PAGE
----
When it comes to a celebrity feud we are, perhaps, all compelled one way or another: to gasp on the sidelines, pass judgement, mock, sigh and condemn or, as was the case with this weekend’s very public fall-out between Kim Cattrall and Sarah Jessica Parker, grab a popcorn cone and, with wide-eyed disbelief, gleefully take a side.
“Who knows who's right in the Sex In the City feud?” a Telegraph columnist rhetorically shrugged, after Kim Cattrall Instagrammed a very public rejection of “cruel” Sarah Jessica Parker’s condolences over the death of her brother at the weekend. “Who cares! I'm taking a side and sticking to it,” the columnist, Jane Shilling, wrote. Suffice to say, Jane Shilling and I take opposing views on this topic, but there was actually one small exception to the rule. We both seem to agree that alongside any public “feud” between two women exists another dynamic altogether: the “irresistible compulsion” some of us indulge in – and many more wrestle against – to actually join the drama and participate in it.
And when I say “some”, I include myself, too. When I spotted Kim Cattrall’s Instagram post – the one that declared “I don’t need your love or support at this tragic time @sarahjessicaparker” – on Sunday morning, I immediately texted my friend before I realised what I was actually engaging in. And it didn’t feel good. Faced with a stranger’s raw grief on my iPhone screen – and thousands of strangers’ comments expressing either support or condemnation – I actually felt conflicted and sad.
The facts of the feud are unknowable from my standpoint, from Jane Shilling’s – and yours. What we think we know is that, according to years of salacious reporting, the two former Sex And The City stars have been “feuding” for some time now. Thanks to E! News we even have a timeline of their “cat fights”, “bickers” and “disputes”, and it’s provided much off-set entertainment over the years for many of us in between all of the will-they-won’t-they movie rumours.
It hasn’t just hampered Sex And The City. It’s been stalking women since the dawn of time
Last week, a bereavement dragged the drama off the pages of E! and on to Kim Cattrall’s personal Instagram account for everyone to engage with. Scrolling through followers branding a grieving Cattrall either drunk or insane, I thought about the role social media now plays between those “on-stage” and off it, and the way it feeds our fascination with celebrity women – how they engage, not just with us, but with each other, too. Kim Cattrall calling Sarah Jessica Parker a “cruel hypocrite” fuels a narrative we’ve been lapping up thirstily for many years now – the one that bolsters the sexist myth that, despite appearances and PR-approved assurances, women just don’t – or, maybe, can’t – get along.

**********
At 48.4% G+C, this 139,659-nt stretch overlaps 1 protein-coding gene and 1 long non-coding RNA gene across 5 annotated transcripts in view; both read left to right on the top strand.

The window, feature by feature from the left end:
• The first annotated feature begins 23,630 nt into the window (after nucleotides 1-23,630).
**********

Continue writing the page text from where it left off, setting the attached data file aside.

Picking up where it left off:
And it hasn’t just hampered Sex And The City. It’s been stalking women since the dawn of time. Maybe that’s why Joan Crawford and Bette Davis proved to be such a hit beyond the grave last year, with a TV drama that documented their industry-endorsed rivalry. Their infamous quarrels and scraps didn’t seem quite so funny in the months that followed #MeToo – the audience stopped laughing. As Feud creator Ryan Murphy put it to The Hollywood Reporter last year, “What they did still happens today with women… this sort of woman-against-woman reporting is really a device used many times by the media as click bait or back then to sell papers.”
Murphy’s words reverberated as I logged out of Instagram yesterday. And I wondered to what extent the E! timelines and Daily Mail splashes ultimately contributed to Kim Cattrall’s bid for assertion at a time of intense grief – a post that was ultimately drowned out by the coliseum yells of “right” or “wrong” or “crazy.” To quote another Hollywood A-lister, Jessica Chastain, “This myth that women don’t get along well – who does that serve? It doesn’t serve women.”
It hasn’t served Cattrall. My only hope is that this one exception won’t be used to reinstate an outdated rule – however mythical. The one that perpetuates the misnomer that, ultimately, ambitious women can’t get along.